- Over the past two decades, Nilgiris has emerged as a centre for environmental action with cases related to pollution, encroachment of forests or unique local ecology.
- Experts have been pointing out that as a region, Nilgiris, has also been facing extreme weather conditions including cases of flooding and landslides and one of the primary reasons for that has been the apathy towards the environmental issues.
- Even as environmentalists are fighting to protect Nilgiris, there is another battle looming with Tamil Nadu planning Sillahalla hydroelectric project.
The past two decades have seen an increase in environmental activism in the Nilgiris, as well as other parts of Tamil Nadu and Kerala. It has evolved from protests, dharnas and the effective harnessing of science, technology and social media to mobilise people.
Activists have also taken judicial recourse to protect the environment, said Siddhartha Krishnan, an environmental sociologist at Ashoka Trust for Research in Ecology and Environment (ATREE).
On June 9, the Madras High Court had set the benchmark for dealing with the alleged encroachment of forest land in the Nilgiris. Chief Justice Sanjib Banerjee and Justice Senthilkumar Ramamoorthy of the Madras High Court said that “not even an inch of forest land must be encroached upon”.
The petitioner, S. Prabhakaran had approached the court and drew attention to the encroachment of forest land by a private resort that is under construction near Naduvattom town. In his petition, Prabhakaran said that this encroachment has led to the destruction of the habitat, damage to the ecosystem, deforestation and disruption in the natural flow of water. He also mentioned that the resort had laid pipelines to extract water from the forest and urged the court to order a survey at the location to demarcate the forest land. The Madras High Court instructed the district collector and the forest department to inspect the spot and retrieve the encroached land.
The court directed that copies of the petition are to be forwarded to the Advocate-General of the State, to emphasise the seriousness of the matter. The Court also instructed the district collector and the forest department officials to visit the spot and ensure that every bit of forest land is returned to its pristine state.
In another case in May this year, a group of environmentalists started an online petition to highlight this issue. The petition stated that shola forests, which have taken over 200 years to grow, were being destroyed overnight. The campaign gathered strength as many concerned citizens also signed up. There were 12,000 signatories on that petition.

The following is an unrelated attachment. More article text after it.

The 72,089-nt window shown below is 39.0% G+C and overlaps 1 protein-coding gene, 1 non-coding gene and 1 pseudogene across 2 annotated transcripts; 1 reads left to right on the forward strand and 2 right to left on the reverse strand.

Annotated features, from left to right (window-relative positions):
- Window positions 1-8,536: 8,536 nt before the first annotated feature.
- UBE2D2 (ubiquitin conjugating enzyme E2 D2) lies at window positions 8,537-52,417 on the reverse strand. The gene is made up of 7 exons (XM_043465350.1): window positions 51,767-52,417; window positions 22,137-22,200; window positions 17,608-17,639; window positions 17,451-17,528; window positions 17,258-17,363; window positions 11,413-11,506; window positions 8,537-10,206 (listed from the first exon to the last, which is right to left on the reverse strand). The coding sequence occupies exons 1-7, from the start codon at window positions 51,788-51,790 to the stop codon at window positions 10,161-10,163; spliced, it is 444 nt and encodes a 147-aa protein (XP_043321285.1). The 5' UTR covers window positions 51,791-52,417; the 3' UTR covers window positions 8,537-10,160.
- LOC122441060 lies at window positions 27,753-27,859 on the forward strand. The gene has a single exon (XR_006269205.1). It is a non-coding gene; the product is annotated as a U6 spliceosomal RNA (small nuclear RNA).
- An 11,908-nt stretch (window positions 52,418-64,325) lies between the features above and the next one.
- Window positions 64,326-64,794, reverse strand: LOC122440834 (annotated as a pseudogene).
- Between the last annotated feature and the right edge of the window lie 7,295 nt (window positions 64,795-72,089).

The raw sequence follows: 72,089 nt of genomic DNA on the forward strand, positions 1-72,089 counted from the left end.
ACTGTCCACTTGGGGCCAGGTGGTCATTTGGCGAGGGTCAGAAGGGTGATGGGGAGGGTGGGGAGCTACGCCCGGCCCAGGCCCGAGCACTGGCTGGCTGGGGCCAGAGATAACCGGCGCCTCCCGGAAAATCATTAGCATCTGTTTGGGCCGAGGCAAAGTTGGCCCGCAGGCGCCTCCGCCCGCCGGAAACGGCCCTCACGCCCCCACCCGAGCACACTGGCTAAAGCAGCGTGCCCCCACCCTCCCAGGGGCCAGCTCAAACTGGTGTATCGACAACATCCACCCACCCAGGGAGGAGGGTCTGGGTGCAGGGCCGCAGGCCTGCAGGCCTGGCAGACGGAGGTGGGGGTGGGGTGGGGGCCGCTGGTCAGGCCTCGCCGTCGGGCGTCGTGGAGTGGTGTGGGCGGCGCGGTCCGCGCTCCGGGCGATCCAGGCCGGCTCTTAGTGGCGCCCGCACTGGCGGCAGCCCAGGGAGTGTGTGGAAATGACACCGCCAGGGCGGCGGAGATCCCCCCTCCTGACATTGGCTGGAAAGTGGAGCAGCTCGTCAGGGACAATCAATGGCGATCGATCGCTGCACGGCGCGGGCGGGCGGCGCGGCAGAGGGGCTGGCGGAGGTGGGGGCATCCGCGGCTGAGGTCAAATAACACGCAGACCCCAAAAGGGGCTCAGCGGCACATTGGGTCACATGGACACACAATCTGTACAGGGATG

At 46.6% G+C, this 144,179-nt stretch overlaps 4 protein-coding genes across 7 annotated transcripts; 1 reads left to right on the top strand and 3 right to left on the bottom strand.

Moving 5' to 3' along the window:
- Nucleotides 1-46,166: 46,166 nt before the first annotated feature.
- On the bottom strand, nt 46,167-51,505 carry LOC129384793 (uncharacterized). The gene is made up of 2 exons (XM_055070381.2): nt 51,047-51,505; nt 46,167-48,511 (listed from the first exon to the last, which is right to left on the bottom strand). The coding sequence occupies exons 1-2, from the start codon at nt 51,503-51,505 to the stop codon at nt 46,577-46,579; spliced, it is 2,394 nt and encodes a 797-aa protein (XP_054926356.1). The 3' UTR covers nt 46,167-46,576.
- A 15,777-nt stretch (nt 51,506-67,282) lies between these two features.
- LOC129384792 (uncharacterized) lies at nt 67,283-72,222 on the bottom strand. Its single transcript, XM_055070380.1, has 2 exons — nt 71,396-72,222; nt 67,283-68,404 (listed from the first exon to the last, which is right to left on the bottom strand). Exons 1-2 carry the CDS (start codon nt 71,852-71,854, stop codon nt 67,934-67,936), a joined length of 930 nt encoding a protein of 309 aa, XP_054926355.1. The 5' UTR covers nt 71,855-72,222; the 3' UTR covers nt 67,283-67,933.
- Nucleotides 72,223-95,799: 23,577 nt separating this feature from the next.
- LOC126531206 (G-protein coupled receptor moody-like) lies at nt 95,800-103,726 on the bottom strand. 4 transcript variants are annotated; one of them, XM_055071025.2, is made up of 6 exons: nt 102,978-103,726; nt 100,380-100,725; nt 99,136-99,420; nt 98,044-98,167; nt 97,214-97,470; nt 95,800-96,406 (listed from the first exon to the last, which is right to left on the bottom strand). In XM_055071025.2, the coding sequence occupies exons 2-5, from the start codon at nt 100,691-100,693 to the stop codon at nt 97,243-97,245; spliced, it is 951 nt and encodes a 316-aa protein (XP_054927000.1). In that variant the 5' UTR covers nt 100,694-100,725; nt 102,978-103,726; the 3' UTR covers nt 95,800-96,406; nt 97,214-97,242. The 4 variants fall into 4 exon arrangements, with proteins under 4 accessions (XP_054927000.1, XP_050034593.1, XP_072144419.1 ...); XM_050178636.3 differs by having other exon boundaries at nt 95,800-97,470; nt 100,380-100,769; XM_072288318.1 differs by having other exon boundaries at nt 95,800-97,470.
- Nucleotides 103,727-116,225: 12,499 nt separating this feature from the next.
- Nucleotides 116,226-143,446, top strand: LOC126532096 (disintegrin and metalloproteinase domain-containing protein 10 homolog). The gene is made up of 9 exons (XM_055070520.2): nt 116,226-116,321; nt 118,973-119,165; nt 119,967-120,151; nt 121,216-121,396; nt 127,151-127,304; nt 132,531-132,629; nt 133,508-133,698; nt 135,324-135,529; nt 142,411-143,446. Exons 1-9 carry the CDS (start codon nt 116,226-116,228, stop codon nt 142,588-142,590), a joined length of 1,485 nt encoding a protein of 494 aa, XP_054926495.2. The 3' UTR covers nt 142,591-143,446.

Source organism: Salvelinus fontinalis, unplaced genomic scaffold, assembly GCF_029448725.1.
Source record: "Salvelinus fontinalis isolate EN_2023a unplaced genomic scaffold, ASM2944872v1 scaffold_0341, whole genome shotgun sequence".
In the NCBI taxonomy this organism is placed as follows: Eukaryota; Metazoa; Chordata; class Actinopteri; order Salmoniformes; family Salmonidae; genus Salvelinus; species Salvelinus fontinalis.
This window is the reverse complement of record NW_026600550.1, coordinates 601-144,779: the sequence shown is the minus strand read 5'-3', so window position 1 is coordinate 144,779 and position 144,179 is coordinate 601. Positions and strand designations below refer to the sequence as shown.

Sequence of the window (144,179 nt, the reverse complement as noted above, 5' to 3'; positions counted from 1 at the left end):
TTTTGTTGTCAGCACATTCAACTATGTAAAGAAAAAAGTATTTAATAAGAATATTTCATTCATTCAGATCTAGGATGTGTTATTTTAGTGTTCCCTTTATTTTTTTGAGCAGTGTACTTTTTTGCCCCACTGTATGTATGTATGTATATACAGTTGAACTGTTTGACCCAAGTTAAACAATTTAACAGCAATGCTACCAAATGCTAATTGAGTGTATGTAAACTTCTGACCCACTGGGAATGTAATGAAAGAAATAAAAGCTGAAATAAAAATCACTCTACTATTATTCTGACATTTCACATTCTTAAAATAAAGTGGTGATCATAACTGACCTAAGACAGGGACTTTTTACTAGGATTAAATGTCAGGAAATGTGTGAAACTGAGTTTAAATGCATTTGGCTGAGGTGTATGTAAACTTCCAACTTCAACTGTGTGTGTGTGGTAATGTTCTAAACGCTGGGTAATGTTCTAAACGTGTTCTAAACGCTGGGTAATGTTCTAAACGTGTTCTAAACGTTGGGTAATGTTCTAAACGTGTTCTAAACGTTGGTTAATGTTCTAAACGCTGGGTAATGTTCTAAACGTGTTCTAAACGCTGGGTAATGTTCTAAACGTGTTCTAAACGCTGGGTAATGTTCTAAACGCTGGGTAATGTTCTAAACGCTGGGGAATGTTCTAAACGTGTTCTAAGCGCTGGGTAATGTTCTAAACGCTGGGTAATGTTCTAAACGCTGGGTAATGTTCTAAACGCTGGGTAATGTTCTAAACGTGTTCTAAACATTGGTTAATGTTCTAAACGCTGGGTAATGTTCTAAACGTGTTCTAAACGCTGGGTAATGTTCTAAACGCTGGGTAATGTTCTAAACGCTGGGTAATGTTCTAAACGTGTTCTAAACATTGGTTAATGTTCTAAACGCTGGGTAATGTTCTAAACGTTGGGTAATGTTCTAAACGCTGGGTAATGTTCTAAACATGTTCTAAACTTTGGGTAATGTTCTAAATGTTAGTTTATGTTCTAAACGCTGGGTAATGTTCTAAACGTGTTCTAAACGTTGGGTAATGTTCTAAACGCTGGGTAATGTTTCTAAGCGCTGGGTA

Godwin Vasanth Bosco, a restoration ecologist and Founder of Upstream Ecology, said that the Nilgiri plateau is home to endangered and unique shola-grassland ecology. This type of vegetation is home to the largest number of endemic species in southern India and is also responsible for providing water to millions of people downstream. He pointed out that in the last few decades there has been a rampant violation of building laws in the district. Holiday homes and resorts, concretised roads and paved gated communities have mushroomed all over the district. At the same time, the stringent laws have made construction difficult for small landowners, farmers and indigenous people. Bosco said that increasingly Nilgiris has been facing extreme weather conditions; severe flooding and landslides in consecutive years because of the blatant disregard for the environment.
The pollution in the Coonoor river
In 2019, media attention was on a Coonoor-based NGO, Clean Coonoor, which undertook the cleaning the Coonoor river of garbage, building debris and automotive parts as well as raw sewage from a large number of households in the town.
In retrospect, their efforts were in vain. With the absence of a disposal option, raw sewage continues to be flushed into the river. In addition, effluents from the Cordite factory in Aruvankadu are piped into a small stream which eventually joins the Coonoor river. The World Wildlife Fund (WWF) has, since 2015, flagged the pollution in the upper reaches of the Bhavani and Moyar basins; one of the main sources of the pollution was the Coonoor river.
According to the WWF report, “Water Quality Assessment in the upper reaches of the Bhavani and Moyar in The Nilgiris 2018”, samples from streams and rivers in the Nilgiris were tested at the South India Textile Research Association from February 2015 to 2018.
Sanket Bhale, Team Leader, Western Ghats-Nilgiris Landscape, WWF, said that data which was compiled over three years from February 2015 to 2018, noted that the level of pollution in the Coonoor river remained the same. Coonoor town discharges five MLD (million litres per day) of untreated sewage into the Coonoor river which eventually joins the Bhavani river, via Kallar. The Coliform bacteria in the water far exceeds the Central Pollution Control Board (CPCB) norms.